Gender, class and school teacher education from the mid-nineteenth century to 1970: Scenes from a town in the North of England

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Abstract

This paper considers gender and social class in relation to teacher education through an episodic study of the development of adult educational institutions in Huddersfield. It briefly discusses nineteenth-century mechanics’ institutes in the town before moving to a consideration of school teacher training college students in the twentieth century, highlighting aspects of the gendered and cultural ethos of teacher training. Local efforts to establish teacher training, and the wartime presence in the town of an evacuated women’s teacher training college, provide a prism for the examination of transitions in social attitudes towards teaching as a profession, as do the educational aspirations of local working-class grammar school girls and boys during the 1940s/1950s. The paper then focuses on the establishment in 1963 of a ‘new kind’ of non-residential teacher training college and, in particular, on its introduction in the late 1960s of part-time provision designed specifically for ‘married women’.

LanguageEnglish
Number of pages13
JournalHistory of Education
Early online date20 Mar 2019
DOIs
Publication statusE-pub ahead of print - 20 Mar 2019

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teachers' training college
nineteenth century
town
teacher training
gender
teacher
school
girls' school
education
social attitude
educational institution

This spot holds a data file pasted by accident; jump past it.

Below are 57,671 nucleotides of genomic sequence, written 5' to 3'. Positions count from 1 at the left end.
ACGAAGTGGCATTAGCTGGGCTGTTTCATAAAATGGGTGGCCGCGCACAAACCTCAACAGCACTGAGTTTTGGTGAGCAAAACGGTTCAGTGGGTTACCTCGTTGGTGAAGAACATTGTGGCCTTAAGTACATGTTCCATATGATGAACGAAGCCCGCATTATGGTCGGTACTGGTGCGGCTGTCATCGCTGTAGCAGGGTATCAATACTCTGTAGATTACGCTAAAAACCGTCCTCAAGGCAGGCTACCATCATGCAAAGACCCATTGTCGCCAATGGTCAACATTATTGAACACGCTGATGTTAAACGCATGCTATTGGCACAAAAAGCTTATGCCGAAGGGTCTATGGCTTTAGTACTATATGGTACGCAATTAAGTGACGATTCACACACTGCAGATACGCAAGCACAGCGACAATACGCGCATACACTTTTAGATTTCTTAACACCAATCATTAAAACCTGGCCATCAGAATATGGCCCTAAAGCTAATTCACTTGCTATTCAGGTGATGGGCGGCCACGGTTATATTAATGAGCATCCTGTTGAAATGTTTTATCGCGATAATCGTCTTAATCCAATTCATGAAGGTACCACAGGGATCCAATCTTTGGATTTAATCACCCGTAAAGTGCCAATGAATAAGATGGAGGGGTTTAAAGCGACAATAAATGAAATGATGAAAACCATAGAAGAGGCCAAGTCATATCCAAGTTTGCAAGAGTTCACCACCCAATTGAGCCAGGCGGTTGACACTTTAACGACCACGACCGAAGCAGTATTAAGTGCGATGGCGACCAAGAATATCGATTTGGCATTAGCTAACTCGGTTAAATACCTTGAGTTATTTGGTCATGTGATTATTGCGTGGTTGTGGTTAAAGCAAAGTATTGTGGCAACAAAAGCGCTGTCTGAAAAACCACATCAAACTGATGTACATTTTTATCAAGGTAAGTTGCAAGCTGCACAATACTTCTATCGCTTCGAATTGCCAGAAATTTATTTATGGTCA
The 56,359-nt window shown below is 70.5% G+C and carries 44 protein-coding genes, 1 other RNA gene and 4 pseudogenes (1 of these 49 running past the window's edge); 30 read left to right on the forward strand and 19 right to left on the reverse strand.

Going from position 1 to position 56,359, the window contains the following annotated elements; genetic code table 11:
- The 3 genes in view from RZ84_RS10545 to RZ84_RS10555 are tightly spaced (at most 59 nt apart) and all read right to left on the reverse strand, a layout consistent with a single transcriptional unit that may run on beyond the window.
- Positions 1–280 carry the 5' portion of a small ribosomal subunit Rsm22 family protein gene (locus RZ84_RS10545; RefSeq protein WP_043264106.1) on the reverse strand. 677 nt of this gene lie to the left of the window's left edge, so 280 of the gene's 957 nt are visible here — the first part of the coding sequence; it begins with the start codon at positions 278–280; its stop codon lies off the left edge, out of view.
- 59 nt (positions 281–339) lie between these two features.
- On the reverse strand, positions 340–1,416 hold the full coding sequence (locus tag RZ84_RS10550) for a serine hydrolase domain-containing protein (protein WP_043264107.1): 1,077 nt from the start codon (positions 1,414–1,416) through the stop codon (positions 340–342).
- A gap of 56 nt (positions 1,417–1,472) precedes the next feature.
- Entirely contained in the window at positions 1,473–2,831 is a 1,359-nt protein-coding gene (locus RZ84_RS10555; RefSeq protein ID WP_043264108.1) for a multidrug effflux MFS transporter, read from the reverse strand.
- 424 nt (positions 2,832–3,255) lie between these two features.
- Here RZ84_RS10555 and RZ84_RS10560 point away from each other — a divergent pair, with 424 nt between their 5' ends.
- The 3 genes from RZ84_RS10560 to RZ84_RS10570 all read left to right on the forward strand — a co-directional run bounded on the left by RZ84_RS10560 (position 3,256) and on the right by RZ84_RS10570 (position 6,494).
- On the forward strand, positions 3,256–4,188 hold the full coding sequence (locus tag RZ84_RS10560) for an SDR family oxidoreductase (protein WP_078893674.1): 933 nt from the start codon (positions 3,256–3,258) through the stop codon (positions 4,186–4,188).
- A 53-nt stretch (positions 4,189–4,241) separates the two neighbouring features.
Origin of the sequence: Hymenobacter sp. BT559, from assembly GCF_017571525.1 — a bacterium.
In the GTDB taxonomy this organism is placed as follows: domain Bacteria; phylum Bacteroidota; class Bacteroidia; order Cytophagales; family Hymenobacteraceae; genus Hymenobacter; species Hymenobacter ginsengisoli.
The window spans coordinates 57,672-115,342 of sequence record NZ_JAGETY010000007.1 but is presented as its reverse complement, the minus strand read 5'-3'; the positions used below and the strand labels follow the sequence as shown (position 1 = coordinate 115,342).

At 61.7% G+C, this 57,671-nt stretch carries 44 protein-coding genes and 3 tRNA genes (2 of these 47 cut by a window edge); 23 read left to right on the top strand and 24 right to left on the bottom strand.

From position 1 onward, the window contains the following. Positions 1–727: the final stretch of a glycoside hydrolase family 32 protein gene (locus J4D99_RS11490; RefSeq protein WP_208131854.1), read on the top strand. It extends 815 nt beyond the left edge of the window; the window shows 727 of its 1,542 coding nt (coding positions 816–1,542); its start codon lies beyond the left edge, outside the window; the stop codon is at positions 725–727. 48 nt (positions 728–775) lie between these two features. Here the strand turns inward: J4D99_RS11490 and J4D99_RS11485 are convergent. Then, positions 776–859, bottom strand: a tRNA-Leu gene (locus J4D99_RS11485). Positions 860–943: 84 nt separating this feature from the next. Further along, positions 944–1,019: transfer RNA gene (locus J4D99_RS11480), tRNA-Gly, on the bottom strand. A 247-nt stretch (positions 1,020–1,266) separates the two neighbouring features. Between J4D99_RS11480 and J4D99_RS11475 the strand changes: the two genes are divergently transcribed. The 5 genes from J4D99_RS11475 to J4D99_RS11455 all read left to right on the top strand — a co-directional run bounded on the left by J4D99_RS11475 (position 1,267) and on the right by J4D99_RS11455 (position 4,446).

mechanic
working class
social class
grammar
wife
twentieth century
profession
examination
Teaching

Cite this

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abstract = "This paper considers gender and social class in relation to teacher education through an episodic study of the development of adult educational institutions in Huddersfield. It briefly discusses nineteenth-century mechanics’ institutes in the town before moving to a consideration of school teacher training college students in the twentieth century, highlighting aspects of the gendered and cultural ethos of teacher training. Local efforts to establish teacher training, and the wartime presence in the town of an evacuated women’s teacher training college, provide a prism for the examination of transitions in social attitudes towards teaching as a profession, as do the educational aspirations of local working-class grammar school girls and boys during the 1940s/1950s. The paper then focuses on the establishment in 1963 of a ‘new kind’ of non-residential teacher training college and, in particular, on its introduction in the late 1960s of part-time provision designed specifically for ‘married women’.",
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